Time and time again, there’s one constant about the Neoclassical era and that is; all the sentiments are beautiful. No matter how run down I feel from looking at these jewels all the time, all I need to do is sit back and reflect upon something beautiful like this and all the love comes rushing back again. So, consider this Hayden’s therapy session and let’s get intimate with this wonderful piece from the collection of Sarah Nehama.

Jonathan Dere 1796 Brooch

The dedication is to a man named Jonathan Dere, an English lawyer who took part in New Jersey, assisting in the development of American independence. From the documents gathered about Dere, the desirability of this piece and also its sentiment speak quite a lot louder to us viewing it today. Upon the face of it, the sepia is painted on ivory depicting a young man in mourning nexy to the urn on plinth. Upon the stone is;

‘TO ME HE WILL NEVER DIE’
Born 1738
Died 1796

And immediately we are taken into the heart of the piece. This was an immediate piece with a very personal statement and it brings the subject to light. By the use of the word ‘me’, it defies the convention of placing the subject in the third person, such as ‘Though Lost to Sight, To Memory Dear’ and does away with the formality of a dedication like ‘Sacred Will I Keep Thy Dear Remains’. It makes a statement about the wearer in that the memory of the deceased will never die and it is in ‘him’. This is a sentiment that resonates today and is still typical in modern vernacular. That makes it also speak a little louder to us today, we can feel the proximity of the grief.

Note how the mourner is wearing a black sash, which during the 18th century was worn by the ‘less important’, however in this case, it relates to the age of the mourner, not being any less important, but quite young.

There is then the quality of the painting itself. Note the delicate stance of the mourner, with his leg bent, leaning against the urn and the sad expression. One of the most important things to note here is that the mourner is actually interacting with the urn itself. In the same way that the depiction of a dog waiting at the tomb shows fidelity, this mourner shows the proximity of his relationship with the deceased by touching the remains themselves and an eternal fidelity by waiting at the urn. And to this mourner, ‘he will never die’ and by looking at this scene, I have no doubt of that.

Jonathan Dere 1796 Brooch

Another thing to note, which I will follow up in future articles, is that this a male piece. It doesn’t follow the Neoclassical standard of having the idealised woman as the centre of the grief, but it does put the character into the piece and then it makes it even more personal that it was for a man himself. Male pieces are very uncommon, which isn’t necessarily a reaction to the convention of the idealised woman, but simply the nature of the jewels themselves and how they were worn and carried.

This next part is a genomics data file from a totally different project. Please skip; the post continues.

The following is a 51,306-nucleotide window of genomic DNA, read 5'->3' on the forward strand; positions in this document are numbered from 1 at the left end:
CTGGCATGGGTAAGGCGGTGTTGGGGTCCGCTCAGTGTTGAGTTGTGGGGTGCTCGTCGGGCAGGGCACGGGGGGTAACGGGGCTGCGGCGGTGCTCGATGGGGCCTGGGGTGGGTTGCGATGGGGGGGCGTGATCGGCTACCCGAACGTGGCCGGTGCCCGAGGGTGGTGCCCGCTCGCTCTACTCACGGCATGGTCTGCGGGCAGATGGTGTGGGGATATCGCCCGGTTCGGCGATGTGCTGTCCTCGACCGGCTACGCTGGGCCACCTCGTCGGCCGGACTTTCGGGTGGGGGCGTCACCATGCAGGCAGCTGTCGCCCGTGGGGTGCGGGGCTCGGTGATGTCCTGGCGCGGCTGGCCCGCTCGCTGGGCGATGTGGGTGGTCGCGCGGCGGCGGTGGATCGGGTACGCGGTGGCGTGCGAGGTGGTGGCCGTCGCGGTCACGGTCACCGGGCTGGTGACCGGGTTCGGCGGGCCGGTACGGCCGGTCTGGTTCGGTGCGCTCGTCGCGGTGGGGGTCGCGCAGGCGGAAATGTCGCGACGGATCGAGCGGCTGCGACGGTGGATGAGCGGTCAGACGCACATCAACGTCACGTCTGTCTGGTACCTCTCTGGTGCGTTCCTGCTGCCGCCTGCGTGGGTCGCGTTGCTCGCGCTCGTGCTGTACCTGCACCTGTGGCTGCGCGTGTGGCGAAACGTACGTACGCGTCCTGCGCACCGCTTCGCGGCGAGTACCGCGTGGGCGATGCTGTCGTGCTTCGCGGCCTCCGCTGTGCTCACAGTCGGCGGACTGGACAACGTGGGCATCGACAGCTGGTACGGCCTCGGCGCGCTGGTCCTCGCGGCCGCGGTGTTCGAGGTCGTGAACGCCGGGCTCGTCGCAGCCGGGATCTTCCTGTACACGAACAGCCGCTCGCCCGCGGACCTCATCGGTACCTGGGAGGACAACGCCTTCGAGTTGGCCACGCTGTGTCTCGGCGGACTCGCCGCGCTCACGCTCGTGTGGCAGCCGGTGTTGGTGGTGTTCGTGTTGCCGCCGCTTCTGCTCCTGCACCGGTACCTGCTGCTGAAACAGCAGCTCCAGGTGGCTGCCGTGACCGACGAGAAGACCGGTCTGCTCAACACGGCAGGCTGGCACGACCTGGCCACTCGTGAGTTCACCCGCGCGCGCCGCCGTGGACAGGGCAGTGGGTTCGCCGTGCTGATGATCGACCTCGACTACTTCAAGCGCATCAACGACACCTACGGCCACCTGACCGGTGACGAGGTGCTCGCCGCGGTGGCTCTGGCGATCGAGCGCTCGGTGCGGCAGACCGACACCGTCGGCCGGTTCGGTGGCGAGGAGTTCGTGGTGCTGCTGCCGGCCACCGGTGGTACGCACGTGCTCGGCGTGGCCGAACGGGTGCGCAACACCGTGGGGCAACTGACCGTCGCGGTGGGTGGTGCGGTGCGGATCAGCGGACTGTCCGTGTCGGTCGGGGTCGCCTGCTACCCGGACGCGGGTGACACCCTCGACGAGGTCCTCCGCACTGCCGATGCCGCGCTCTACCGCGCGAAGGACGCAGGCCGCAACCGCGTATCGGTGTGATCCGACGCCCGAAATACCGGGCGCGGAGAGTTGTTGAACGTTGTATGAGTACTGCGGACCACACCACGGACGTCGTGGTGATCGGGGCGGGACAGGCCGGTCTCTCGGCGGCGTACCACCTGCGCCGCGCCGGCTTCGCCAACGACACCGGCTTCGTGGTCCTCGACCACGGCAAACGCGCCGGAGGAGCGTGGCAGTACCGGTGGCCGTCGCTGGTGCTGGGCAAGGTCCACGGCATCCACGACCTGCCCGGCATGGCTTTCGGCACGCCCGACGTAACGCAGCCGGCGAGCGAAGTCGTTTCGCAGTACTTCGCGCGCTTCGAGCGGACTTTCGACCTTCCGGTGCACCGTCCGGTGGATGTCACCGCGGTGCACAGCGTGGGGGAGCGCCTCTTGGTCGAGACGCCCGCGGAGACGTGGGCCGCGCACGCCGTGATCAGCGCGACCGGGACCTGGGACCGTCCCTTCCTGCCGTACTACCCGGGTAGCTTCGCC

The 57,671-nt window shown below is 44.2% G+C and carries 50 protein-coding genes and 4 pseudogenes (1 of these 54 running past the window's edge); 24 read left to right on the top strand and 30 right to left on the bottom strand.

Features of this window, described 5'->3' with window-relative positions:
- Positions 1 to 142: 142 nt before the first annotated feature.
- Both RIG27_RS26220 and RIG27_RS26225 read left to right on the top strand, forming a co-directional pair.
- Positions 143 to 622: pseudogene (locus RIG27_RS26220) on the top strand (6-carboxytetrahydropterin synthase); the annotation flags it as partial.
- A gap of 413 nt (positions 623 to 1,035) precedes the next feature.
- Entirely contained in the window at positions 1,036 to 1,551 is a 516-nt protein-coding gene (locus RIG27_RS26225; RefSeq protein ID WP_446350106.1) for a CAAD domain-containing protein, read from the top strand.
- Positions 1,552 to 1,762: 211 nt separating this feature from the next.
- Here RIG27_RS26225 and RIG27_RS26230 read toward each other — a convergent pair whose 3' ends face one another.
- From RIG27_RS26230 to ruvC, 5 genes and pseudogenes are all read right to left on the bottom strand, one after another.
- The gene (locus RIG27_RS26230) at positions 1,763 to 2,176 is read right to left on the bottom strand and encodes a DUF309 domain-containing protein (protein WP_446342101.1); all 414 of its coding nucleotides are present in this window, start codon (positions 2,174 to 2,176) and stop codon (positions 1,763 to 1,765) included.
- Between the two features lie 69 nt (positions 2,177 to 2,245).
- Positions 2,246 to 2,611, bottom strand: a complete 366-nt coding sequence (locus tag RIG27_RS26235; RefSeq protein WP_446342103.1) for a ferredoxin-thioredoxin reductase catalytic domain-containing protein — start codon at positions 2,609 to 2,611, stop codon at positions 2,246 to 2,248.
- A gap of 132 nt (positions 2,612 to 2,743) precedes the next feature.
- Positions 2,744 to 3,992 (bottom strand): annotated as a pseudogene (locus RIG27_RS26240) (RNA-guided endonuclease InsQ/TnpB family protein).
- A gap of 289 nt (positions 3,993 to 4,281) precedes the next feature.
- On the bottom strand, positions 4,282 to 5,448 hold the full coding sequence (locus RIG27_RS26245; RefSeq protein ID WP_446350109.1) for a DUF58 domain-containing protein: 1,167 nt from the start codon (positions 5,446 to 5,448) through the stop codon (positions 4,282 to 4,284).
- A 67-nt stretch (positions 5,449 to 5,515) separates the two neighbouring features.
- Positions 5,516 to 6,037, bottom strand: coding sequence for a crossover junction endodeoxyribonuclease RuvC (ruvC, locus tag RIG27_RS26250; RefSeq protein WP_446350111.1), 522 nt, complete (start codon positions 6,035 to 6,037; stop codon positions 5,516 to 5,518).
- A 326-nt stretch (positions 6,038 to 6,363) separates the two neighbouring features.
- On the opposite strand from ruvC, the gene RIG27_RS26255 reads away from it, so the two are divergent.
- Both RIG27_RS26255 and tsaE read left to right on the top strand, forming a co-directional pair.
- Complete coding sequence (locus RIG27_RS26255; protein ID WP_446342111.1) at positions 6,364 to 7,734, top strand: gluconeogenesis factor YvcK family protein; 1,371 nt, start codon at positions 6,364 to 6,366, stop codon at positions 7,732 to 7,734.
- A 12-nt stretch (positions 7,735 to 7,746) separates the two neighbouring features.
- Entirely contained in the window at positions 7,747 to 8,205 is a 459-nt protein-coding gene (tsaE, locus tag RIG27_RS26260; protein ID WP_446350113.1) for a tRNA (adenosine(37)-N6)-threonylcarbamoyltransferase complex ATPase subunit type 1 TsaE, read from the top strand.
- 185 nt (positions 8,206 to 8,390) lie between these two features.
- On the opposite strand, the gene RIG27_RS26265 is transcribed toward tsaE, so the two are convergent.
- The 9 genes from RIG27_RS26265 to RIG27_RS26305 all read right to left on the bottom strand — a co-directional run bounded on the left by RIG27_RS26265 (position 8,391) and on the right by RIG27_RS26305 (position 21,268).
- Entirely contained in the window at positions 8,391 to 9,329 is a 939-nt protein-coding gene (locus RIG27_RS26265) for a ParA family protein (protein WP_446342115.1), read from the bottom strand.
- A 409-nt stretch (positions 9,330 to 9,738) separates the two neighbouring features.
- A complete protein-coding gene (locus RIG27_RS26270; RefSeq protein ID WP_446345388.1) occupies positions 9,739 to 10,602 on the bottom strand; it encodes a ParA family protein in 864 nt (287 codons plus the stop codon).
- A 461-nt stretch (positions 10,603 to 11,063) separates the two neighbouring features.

For more on the unfortunate Mr Dere, please look over these documents below.

1.Jonathan Dere 17962.

Jonathan Dere 1796

3.Jonathan Dere 1796

Courtesy: Sarah Nehama

I’ve been getting this question a lot and it’s currently buried in the Art of Mourning Archives, so today is a refresh of the article for all the new readers!
One of the easiest ways to spot the age of a ring is from the shank. Don’t believe me? Well, you’re in for a shock. What’s the best way to tell a piece verging on Rococo from Baroque? If you’re excellent with your Stuart Crystals, then you know your stuff, but for the rest of us simple folk, we need a good point of reference.

Read on for a quick guide!

Read the rest of this entry »

Lord Hayden Peters on The Collectors ABC

Yes, jewellery collectors and those who fancy an odd curiosity – you can now download ABC’s Collectors with my segment (shot in my ‘Victorian Room’) or the whole episiode which has me giving an interview in the studio itself.

I think the whole episode is the best, as you get a little bit more Lord Hayden for your bandwidth, but I’ll let you be the judge:

Link > Direct Segment (MP4)WMV

Full episode with download is coming soon. This one has my in-studio interview!

As a thank you to all, I’ll be having daily updates to Art of Mourning, with some wonderful discussions of historical pieces. Keep visiting for more, join the RSS feed or join the mailing list!

Hold the Shank

June 19, 2010

One of the easiest ways to spot the age of a ring is from the shank. Don’t believe me? Well, you’re in for a shock. What’s the best way to tell a piece verging on Rococo from Baroque? If you’re excellent with your Stuart Crystals, then you know your stuff, but for the rest of us simple folk, we need a good point of reference.

Read on for a quick guide!

Read the rest of this entry »

Cause For Concern?

May 2, 2010

Now, here is a piece that has caused a lot of distress to many people in the past. If you’re a French jewellery historian, I’d love to hear your thoughts.